A daily accumulation of history and present as I follow the 2011 year through the baseball season and reflect on the glories and disappointments of the greatest game on Earth.

Saturday, March 19, 2011

Ford Frick

In Saving Private Ryan, he was the sniper casually shooting Nazis at will until he got rushed and got blown up - taking out more than one could count. In 3, he plays Dale Earnhardt Sr., the badass legend of racing, in all of his glory. He's in a lot of other  movies... sometimes in more prominent roles, but mostly as the guy who rounds out the group of guys that he's with... i.e. Will Smith's confidante in Seven Pounds (a rather horrible movie if ever there was one - that guy just needs to redo the Fresh Prince or Independence Day).
But there was a moment of shining glory... an underappreciated gem from Billy Crystal of all people (well, actually not since Crystal is a Yankee drooler and it was right after the time that Mark McGwire was captivating the world and ESPECIALLY ME with his home run race to beat Sammy Sosa to 61 and make it to 70) that changed the possibility of what baseball movies could be.
That movie was 61*, and it's still one of my favorites. Sure, it was sentimental, and sure, it painted Ford Frick as a villain with the ghost of Babe Ruth as some unmovable slug (and in a way, that's about what he is - other than his larger than life big kid persona that hit a lot of home runs, was a great pitcher in his day, and all that yadda yadda yadda pap) in the way of a man's record setting greatness.
And perhaps, I can't say it as well as Bill Veeck in Veeck as in Wreck to talk down on Frick's destruction of the greatest story in baseball in ages (the tale of 2 men for the record with Mantle chasing as well for most of the season), but what this whole story really boils down to isn't an asterisk - it is just that: the fact that only 23,154 people saw the home run live because Frick doesn't understand baseball promotion. Baseball could have embraced the story, remembered its past, as it did with Maris throughout the entire 1998 season (he's still at the top of my all time favorite list of players with McGwire, Pedro, and Gibson). How many books have and will be released on Mr. Maris?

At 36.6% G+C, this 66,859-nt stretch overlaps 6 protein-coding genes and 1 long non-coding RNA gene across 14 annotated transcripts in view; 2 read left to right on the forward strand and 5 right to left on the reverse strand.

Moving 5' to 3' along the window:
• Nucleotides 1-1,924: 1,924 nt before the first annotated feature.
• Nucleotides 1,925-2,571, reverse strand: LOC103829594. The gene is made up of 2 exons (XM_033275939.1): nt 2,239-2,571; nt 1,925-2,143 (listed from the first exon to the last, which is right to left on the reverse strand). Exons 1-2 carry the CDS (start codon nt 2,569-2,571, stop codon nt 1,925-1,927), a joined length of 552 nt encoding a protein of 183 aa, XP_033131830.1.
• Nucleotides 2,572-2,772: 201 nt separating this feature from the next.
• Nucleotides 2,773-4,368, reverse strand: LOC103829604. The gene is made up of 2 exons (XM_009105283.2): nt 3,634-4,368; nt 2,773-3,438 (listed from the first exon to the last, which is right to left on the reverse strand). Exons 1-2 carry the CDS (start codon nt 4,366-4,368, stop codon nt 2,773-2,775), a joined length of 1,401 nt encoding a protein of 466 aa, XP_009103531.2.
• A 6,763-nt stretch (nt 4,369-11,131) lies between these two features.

The point is that we don't need our heroes to be one dimensional. Some of them can suffer from having their hair fall out due to stress (I can relate to that - and I can relate to premature white hairs in my chin patch). We can relate to staring down the system that doesn't appreciate us. We can relate to a wife who supports us through thick and thin. We can feel the urge to walk away - but not doing so. We can feel the urge to bunt if it helps us win a game rather than to swing for the fences. Most of us are Maris.
The myth of Babe Ruth is an inflated pile of hooey. Mickey Mantle may have been the boyhood hero of his time, but a certain other center fielder had to leave the game first. There will always be room on the wall for the heroes. They come from a time and place, and they should be revered and respected at something more than old folks / timers days and as a great newspaper story 37 years later (as opposed to being portraryed as an uncooperative jerk to the media at the time).
These are the things that Crystal captured... well, that and the Ball Four side of Mickey Mantle, but that's neither here nor there. Tracey Stallard's price on the banquet circuit went through the roof, and he was a Red Sox pitcher, and yeah... it was a time and place that the rivalry wasn't, and the record wasn't worth watching, and Roger was hitting 2 extra shots that didn't matter since they were after 154 games.
That's the thing about the movie. It makes you want to understand why the media of that day went out of their way to kill the potential idol of the day. It makes you want to go to Fargo and pay respects to the man. It reminds you of why we play the game and live our lives strong. It tells the life of Roger Maris in a way that showcases the season of change for all of us.
Thanks Billy! Great movie

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